What I liked
I really liked working with my hands, training my soft skills, and seeing my work be immediately used. One of the main projects I worked on was creating and updating assembly processes for the new OI Analytical production area. Many of these procedures either were just a single or set of engineering drawings or a short list of notes connected to the drawings. My task was to transfer those procedures into a new, much more user friendly and easier to follow online guide-style website, by taking hundreds of pictures and explaining every part being added. I was given the freedom to rearrange steps and find the best ways and tools to complete the assemblies. I also worked with operation staff and engineers to create the guides and then also helped train staff in assembling the things I had written guides for. I learned and practiced many skills, such as soldering, assembling tubing systems, and training others. I also liked the casual environment and having a general set of tasks to complete. Overall, I really enjoyed it and learned and practiced many new skills.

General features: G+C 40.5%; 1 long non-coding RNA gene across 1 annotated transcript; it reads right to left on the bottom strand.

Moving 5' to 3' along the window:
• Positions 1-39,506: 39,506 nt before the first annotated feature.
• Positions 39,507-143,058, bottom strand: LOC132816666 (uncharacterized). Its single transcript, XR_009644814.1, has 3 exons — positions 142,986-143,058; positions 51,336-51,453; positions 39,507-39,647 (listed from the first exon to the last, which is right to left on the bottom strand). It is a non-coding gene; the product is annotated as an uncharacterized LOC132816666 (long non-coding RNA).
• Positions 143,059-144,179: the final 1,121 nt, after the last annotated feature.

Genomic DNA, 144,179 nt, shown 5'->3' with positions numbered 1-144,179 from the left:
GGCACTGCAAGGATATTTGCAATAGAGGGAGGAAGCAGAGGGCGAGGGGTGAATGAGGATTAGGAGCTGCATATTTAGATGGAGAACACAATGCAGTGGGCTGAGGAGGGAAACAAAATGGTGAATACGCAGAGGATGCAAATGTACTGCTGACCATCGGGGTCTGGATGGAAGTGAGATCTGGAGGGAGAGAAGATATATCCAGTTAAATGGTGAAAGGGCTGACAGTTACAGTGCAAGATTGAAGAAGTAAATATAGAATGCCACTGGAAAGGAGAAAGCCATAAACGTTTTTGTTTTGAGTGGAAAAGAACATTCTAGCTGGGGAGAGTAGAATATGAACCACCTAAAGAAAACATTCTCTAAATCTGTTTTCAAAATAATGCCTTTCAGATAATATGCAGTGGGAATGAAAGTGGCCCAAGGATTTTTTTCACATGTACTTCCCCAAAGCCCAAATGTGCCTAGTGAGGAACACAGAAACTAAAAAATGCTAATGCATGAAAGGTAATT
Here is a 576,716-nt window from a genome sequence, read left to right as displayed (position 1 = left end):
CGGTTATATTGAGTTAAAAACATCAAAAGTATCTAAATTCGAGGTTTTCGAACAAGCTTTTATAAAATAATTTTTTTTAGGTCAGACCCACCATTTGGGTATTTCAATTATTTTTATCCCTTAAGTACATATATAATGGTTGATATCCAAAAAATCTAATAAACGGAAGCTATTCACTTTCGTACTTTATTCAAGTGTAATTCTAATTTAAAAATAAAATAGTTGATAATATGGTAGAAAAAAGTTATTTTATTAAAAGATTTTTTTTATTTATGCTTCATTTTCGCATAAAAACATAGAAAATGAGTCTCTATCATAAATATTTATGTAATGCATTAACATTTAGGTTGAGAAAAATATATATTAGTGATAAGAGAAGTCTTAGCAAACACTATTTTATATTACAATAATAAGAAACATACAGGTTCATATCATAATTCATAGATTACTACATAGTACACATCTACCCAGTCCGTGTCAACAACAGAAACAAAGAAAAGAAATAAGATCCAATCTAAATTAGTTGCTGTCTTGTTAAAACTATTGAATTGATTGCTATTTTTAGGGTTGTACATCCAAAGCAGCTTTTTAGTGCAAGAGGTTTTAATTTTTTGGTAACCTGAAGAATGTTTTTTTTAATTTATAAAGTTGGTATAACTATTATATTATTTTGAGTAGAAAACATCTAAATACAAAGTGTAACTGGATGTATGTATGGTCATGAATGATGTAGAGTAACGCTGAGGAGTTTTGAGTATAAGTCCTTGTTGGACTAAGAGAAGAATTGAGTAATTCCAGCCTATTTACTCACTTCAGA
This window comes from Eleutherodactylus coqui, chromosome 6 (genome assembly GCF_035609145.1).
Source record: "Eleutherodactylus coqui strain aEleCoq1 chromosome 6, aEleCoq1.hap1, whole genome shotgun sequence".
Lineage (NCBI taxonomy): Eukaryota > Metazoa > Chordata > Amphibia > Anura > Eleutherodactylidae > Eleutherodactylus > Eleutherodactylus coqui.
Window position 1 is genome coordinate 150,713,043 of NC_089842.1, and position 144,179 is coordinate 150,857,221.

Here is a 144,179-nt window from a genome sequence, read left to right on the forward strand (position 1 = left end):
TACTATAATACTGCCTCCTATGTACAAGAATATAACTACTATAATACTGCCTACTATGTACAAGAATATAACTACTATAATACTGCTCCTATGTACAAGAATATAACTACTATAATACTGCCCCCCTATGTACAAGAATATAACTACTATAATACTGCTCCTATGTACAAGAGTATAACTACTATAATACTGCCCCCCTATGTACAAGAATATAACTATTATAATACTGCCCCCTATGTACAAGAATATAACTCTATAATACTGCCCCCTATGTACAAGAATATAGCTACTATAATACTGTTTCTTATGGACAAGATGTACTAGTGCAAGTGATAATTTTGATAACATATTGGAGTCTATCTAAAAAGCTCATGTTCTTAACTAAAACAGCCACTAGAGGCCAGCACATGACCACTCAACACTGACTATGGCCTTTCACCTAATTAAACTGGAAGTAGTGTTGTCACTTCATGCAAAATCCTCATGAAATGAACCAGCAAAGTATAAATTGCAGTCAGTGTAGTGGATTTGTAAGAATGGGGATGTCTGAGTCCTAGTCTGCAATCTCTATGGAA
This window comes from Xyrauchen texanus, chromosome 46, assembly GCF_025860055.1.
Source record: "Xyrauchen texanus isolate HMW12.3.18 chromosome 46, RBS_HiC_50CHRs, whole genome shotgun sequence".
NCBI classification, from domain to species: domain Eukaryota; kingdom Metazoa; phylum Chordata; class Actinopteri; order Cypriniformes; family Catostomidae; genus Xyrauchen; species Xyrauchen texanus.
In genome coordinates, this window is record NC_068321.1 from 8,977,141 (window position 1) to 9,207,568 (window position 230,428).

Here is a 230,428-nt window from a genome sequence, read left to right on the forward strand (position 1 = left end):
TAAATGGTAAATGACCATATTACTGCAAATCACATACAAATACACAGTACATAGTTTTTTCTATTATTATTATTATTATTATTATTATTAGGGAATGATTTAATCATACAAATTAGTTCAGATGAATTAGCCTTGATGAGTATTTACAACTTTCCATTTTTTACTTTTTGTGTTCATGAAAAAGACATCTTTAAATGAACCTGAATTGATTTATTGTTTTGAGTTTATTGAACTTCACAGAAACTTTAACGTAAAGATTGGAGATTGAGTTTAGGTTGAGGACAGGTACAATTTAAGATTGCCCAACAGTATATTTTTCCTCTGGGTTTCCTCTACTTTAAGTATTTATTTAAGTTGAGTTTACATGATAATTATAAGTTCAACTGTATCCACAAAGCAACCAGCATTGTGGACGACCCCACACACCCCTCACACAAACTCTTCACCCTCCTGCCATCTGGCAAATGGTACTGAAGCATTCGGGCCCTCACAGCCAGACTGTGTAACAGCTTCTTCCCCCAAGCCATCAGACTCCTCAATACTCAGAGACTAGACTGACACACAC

Second Term: In my first term, I wrote procedures for items that needed updates, in order of the most important ones. As I worked through the priority list, I saw that I was able to and had enough time make a guide for every single buildable item in a process area. I was able to complete this in my second term. So, for our operators in that area, every common item is now digital. I made a variety of guides, including repair kits, part assembly, tubing, and machine testing. I continued to learn new skills and train the operators in following the new procedures. In my last weeks, we finalized the release procedure and I began to set up my guides for release. I verified they were all standardized and worked with manufacturing and quality to get them officially released. With the guides now releasing, manufacturing can start collecting data with them, including timing and specific job assignments. I also helped lay the foundation for future process engineers by having a large set of standard guides for them to refer to, setting an example of how a completely digital process area would look and function.